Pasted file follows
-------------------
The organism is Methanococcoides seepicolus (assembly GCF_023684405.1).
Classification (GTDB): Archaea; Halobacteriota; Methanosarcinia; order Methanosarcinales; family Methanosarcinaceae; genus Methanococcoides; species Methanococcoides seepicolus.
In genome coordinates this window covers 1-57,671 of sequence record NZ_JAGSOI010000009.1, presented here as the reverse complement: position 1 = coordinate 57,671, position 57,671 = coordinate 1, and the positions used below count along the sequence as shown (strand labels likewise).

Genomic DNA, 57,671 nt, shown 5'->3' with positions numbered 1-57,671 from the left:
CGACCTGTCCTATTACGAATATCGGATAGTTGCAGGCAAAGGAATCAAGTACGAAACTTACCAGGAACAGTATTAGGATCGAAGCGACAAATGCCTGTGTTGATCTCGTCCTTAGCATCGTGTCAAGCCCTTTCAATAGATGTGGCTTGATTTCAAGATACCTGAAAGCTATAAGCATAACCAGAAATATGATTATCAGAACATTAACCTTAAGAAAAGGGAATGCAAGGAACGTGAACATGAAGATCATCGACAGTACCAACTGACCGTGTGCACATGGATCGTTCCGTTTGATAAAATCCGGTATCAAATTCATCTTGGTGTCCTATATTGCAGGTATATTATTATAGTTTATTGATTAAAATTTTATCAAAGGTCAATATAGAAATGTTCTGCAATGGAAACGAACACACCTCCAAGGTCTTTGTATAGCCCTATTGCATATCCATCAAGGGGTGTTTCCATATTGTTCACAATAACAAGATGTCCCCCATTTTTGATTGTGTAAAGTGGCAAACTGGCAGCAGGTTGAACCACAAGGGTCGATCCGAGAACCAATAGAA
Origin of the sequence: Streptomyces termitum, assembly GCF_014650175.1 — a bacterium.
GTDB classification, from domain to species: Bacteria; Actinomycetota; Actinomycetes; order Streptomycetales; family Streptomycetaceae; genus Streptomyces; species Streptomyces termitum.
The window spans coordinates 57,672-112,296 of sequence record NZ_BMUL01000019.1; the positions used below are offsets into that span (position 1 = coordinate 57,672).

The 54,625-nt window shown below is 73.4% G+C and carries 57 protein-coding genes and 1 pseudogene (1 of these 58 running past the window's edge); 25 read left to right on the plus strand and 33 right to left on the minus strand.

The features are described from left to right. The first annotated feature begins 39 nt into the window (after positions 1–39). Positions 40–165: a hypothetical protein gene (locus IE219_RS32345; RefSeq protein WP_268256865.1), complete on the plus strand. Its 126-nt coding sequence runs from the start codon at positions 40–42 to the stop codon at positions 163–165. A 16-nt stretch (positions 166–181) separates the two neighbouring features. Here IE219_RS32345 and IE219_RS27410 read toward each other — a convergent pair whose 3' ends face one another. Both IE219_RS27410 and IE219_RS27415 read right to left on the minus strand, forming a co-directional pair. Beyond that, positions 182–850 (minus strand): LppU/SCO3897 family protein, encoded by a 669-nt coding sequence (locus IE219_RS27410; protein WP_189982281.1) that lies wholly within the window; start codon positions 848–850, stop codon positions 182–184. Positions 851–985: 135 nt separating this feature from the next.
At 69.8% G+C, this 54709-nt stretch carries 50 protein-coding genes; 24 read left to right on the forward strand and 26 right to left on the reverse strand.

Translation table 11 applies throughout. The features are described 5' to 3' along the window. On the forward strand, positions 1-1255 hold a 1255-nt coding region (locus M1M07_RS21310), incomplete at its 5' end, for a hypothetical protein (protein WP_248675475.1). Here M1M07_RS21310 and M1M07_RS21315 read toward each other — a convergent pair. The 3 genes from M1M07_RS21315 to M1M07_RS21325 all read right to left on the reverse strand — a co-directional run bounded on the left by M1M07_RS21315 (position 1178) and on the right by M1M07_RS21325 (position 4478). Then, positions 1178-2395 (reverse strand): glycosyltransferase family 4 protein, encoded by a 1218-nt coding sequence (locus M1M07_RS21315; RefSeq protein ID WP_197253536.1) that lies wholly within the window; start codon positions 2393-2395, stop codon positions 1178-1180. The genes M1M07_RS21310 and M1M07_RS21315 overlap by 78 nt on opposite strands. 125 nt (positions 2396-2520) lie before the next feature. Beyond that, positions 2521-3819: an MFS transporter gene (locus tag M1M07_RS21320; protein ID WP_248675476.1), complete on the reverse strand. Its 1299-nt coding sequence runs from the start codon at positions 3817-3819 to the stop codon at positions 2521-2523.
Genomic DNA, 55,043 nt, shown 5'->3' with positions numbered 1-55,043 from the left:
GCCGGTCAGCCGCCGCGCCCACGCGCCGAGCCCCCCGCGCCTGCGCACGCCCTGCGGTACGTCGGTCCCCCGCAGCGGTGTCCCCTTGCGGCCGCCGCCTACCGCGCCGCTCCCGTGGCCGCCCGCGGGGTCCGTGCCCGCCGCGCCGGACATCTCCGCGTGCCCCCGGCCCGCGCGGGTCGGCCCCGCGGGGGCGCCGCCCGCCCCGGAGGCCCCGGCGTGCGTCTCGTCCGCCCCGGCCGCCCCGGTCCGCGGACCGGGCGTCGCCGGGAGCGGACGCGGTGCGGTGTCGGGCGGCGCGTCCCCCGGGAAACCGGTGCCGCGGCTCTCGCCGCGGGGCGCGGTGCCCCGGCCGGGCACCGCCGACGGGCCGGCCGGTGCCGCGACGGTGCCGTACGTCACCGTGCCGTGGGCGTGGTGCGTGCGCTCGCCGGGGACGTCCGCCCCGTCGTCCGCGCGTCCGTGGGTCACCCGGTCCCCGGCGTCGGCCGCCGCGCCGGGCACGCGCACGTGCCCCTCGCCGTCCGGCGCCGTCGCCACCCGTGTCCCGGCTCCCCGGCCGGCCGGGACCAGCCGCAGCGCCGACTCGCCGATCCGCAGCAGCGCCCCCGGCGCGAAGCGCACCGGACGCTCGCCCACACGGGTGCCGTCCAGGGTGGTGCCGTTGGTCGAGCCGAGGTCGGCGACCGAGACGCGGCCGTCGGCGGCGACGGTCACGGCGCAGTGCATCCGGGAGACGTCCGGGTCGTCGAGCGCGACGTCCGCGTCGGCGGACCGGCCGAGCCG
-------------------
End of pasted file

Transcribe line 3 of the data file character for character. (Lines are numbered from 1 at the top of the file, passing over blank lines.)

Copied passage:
In genome coordinates this window covers 1-57,671 of sequence record NZ_JAGSOI010000009.1, presented here as the reverse complement: position 1 = coordinate 57,671, position 57,671 = coordinate 1, and the positions used below count along the sequence as shown (strand labels likewise).